As we know, the nazir is forbidden from consuming grape products. The mishnah on which today’s conversation is based first attempts to quantify the minimum amount of grape products that, if consumed by the nazir, would trigger punishment. Next, it considers mixtures, quoting Rabbi Akiva who notes that even if the nazir only ate bread on which a few drops of wine had fallen, that trace amount of wine is a violation of his naziriteship.
Normally, a trace amount of a forbidden substance, when accidentally consumed, is not a violation. So why is there an exception for the nazir and the grape juice? Rabbi Akiva cites the specific language of Numbers 6:3 which prohibits a nazir from drinking “anything in which grapes have been steeped.”
Today’s daf picks up the question of whether trace amounts of wine on their own or in combination with other foods would constitute a violation. Now the scenario is not bread on which a few drops of grape juice have landed, but cooking permitted food in a vessel that contains a grape flavor (because grape products were previously cooked in it). Is consuming that food a violation of naziriteship?
Rav Aha, son of Rav Avya, said to Rav Ashi: According to Rabbi Akiva, who establishes the verse “neither shall he drink anything soaked” (Numbers 6:3) as referring to the principle that the permitted combines with the forbidden, from where does he learn that flavor is like the substance itself?
He derives this principle from the prohibition of meat cooked in milk. Is it not the case that it is merely the taste (of milk absorbed in the meat), and yet the mixture is prohibited? Here too it is no different.
The rabbis compare the problem of cooking food in a grape-flavored pot to a more familiar set of laws, those of kashrut. Famously, Exodus 23:19, which states “do not cook a kid in its mother’s milk,” serves as the foundation for the law prohibiting the mixing of dairy products and meat products. This prohibition includes not cooking meat stew in a pot that has absorbed the flavors of milk. Similarly, Rav Aha understands Rabbi Akiva to be teaching that even the taste of grapes — as imparted by a vessel previously used to cook them — renders an entire dish prohibited to the nazir.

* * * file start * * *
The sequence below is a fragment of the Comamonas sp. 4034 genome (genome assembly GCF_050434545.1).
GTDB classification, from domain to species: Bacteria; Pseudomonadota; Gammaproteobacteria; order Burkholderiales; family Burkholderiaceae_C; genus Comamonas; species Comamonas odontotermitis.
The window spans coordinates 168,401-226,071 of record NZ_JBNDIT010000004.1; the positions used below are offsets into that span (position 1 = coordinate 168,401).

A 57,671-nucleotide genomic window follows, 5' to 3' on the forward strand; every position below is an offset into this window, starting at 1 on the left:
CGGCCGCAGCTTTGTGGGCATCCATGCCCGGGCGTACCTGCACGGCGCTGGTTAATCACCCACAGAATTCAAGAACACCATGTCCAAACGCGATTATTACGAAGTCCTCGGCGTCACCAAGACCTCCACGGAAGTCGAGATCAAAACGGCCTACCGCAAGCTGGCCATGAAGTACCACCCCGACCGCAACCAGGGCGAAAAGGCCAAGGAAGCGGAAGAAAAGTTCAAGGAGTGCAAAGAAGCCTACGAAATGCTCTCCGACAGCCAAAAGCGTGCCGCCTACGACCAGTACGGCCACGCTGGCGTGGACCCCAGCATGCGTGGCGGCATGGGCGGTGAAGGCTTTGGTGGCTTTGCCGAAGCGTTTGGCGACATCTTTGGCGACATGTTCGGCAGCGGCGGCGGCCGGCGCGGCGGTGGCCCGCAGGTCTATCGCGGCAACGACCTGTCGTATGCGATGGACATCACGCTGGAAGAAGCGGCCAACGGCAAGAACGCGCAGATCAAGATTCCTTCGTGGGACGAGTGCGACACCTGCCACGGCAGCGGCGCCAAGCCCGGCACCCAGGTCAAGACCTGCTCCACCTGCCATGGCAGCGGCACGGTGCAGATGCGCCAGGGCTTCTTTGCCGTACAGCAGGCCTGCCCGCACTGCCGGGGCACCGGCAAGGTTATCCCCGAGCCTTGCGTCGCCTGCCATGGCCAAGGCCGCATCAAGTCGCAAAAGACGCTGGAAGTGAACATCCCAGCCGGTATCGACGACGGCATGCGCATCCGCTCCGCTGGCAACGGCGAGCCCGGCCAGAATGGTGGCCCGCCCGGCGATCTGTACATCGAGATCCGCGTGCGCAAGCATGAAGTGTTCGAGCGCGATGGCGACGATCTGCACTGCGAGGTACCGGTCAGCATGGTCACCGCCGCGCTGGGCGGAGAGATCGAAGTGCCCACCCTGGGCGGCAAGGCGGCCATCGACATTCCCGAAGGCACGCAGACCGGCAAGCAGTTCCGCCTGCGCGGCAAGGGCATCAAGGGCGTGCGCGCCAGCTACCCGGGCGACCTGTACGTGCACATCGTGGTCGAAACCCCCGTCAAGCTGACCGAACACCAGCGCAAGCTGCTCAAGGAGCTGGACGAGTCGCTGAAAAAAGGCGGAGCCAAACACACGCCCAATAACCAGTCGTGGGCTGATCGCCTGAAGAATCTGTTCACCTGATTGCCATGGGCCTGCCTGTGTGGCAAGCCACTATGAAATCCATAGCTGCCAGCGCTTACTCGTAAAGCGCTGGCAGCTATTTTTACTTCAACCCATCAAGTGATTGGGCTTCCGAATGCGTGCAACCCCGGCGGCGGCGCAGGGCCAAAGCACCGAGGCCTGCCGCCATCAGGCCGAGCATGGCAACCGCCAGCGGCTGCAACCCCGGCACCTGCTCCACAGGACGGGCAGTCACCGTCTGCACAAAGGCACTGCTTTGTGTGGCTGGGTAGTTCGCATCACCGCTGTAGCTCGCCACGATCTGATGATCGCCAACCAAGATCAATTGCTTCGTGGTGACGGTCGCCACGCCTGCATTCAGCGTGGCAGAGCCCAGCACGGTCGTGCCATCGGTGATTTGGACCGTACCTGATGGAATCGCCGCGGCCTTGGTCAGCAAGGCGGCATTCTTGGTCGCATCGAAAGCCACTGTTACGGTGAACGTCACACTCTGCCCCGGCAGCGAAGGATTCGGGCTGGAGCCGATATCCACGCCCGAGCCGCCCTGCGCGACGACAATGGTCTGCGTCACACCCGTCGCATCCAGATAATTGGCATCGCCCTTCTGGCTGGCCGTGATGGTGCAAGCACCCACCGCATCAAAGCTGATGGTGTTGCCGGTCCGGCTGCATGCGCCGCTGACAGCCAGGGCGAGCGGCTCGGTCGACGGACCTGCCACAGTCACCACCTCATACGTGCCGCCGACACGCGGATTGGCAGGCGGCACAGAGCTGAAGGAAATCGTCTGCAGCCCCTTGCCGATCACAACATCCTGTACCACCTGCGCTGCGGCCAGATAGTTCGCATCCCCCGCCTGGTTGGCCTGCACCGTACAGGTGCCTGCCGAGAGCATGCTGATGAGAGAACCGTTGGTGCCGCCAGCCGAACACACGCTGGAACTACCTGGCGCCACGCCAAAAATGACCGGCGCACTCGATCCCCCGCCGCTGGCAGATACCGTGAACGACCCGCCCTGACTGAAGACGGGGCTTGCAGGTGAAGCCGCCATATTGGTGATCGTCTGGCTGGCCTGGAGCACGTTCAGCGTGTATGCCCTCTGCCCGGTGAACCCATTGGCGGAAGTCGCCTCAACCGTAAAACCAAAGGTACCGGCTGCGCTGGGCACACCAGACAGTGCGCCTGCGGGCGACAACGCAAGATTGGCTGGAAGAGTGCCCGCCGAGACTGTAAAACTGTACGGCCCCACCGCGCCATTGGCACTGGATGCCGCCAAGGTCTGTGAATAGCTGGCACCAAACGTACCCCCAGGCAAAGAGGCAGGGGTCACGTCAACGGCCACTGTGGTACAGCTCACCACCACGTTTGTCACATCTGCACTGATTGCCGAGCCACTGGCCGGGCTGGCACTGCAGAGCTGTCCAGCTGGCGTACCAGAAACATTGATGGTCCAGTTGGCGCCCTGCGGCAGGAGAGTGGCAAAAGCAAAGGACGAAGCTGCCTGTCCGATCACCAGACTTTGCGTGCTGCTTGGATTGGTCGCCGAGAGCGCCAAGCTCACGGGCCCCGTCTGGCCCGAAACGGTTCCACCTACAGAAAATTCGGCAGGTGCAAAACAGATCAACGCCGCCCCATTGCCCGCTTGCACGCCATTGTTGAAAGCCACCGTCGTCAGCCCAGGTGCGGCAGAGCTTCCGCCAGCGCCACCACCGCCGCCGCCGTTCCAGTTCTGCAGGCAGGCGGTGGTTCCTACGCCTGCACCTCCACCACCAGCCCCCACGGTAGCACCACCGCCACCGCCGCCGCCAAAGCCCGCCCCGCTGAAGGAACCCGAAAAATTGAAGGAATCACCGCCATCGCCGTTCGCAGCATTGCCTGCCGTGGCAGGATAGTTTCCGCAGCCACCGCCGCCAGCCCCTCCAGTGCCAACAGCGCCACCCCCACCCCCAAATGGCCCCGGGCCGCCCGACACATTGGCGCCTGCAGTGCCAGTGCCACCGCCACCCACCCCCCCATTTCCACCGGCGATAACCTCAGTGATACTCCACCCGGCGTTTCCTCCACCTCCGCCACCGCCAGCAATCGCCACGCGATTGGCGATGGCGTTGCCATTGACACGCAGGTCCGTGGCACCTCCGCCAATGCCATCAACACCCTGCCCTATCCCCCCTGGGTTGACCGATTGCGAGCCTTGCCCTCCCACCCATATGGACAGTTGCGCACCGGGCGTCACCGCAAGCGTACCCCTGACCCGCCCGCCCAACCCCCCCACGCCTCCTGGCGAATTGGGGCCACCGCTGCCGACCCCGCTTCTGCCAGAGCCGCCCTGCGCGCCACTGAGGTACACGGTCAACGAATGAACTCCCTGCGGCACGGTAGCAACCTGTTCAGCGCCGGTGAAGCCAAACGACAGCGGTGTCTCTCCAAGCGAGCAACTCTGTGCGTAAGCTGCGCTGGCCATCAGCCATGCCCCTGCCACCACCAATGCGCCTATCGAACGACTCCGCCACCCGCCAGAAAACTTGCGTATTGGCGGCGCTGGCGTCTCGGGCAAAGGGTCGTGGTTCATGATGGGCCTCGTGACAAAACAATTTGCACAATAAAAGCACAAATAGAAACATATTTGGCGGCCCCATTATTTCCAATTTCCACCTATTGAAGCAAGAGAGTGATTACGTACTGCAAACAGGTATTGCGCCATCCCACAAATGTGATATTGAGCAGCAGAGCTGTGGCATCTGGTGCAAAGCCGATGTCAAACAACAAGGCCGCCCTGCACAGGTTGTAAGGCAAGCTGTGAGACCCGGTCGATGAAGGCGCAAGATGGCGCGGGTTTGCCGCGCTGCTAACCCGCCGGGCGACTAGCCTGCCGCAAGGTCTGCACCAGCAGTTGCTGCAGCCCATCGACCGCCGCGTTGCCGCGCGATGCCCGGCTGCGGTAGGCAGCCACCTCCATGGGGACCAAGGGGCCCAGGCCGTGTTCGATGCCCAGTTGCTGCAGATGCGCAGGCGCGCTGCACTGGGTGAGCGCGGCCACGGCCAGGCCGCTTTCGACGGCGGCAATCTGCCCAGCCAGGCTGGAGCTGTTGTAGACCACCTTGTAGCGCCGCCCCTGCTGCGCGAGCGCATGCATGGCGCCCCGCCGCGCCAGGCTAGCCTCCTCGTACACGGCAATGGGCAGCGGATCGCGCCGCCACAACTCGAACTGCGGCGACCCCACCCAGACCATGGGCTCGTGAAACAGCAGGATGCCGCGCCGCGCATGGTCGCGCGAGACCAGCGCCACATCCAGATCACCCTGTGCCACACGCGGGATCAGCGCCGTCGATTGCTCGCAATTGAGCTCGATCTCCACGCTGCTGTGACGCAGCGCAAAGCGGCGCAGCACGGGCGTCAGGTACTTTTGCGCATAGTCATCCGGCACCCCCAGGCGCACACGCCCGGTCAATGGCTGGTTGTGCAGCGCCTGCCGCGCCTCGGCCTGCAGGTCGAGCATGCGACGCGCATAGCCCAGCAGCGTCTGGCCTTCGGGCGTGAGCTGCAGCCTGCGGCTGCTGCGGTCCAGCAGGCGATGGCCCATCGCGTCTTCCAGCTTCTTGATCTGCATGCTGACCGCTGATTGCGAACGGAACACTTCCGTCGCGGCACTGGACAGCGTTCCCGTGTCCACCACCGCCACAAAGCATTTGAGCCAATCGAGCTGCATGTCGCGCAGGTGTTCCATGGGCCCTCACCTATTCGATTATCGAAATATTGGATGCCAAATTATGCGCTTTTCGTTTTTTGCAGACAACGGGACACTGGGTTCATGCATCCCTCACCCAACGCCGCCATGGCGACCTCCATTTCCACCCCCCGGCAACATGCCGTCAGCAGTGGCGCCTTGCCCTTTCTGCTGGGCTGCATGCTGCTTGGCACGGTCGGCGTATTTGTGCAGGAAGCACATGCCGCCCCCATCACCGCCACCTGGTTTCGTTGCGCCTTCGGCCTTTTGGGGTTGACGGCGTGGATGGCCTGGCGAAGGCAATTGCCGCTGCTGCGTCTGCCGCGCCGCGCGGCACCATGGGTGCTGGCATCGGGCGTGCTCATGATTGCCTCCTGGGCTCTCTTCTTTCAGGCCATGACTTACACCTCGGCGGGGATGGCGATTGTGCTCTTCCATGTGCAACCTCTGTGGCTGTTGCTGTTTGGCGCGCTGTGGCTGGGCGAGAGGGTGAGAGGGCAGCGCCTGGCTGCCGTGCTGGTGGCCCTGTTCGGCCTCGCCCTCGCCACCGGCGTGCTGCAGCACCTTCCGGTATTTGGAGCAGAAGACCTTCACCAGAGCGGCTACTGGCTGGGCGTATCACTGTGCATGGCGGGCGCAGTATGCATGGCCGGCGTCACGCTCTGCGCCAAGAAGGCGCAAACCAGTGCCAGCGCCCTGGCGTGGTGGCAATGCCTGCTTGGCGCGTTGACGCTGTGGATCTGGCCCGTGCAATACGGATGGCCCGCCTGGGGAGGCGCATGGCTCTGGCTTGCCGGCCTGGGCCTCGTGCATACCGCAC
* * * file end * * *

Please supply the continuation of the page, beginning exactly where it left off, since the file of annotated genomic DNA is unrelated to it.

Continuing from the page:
And how about consuming something that merely came into contact with grapes? Is that also a problem?
We do not derive other prohibitions from meat cooked in milk, as that prohibition is a novelty. Rather, the novelty is that if one soaks meat in milk all day, it is permitted, whereas if one cooked meat in milk, the mixture is forbidden.
In other words, the rabbis say, we do not learn anything about Jewish law in general from unique cases, such as cooking meat in milk. For them, the novelty is not the fact that they are mixed together that renders meat and milk forbidden, but the act of cooking. (As an aside, the rabbis are saying that soaking meat in milk all day is not biblically prohibited, as the Torah verse specifies that the prohibition is “cooking” a kid in its mother’s milk. It is prohibited by the rabbis, who derive a wide spectrum of kosher laws from that one verse.)
On what, then, does Rabbi Akiva rely to make his ruling? The Gemara tries again with another example about cooking:
Rabbi Akiva derives the principle from the vessels of gentiles that require purging. As the Merciful One states, “Everything that passes through the fire, you shall make it pass through the fire.” (Numbers 31:23)
That is to say that the vessels of gentiles that require purging are forbidden (until purged). Isn’t mere taste absorbed (i.e. there is no actual forbidden food left in the vessels)? And these vessels are forbidden (until purged). Here, too, it is no different.
Numbers chapter 31 describes what must be done with the spoils of war with the Midianites. The Torah rules that Midianite vessels can’t be used until they’re purified by passing them through a flame so that the taste of forbidden food is completely expunged (another ruling that has practical application today in the way in which certain utensils can be made kosher). Does this work to shore up the view of Rabbi Akiva? Nope, says the Gemara:
There the halakhah of purging vessels of gentiles is also a novelty. As with regard to all dietary laws in the Torah, anything that gives flavor that renders the food tainted, is permitted.
Getting closer to the bottom of the matter, the Gemara cites a general principle: If the taste added by the forbidden food does not enhance the permitted food, it does not render that food forbidden. But if it does — as in our case with the taste of grapes — the nazir is prohibited from consuming it. And so, it really is about taste.
Read all of Nazir 37 on Sefaria.
This piece originally appeared in a My Jewish Learning Daf Yomi email newsletter sent on March 1st, 2023. If you are interested in receiving the newsletter, sign up here.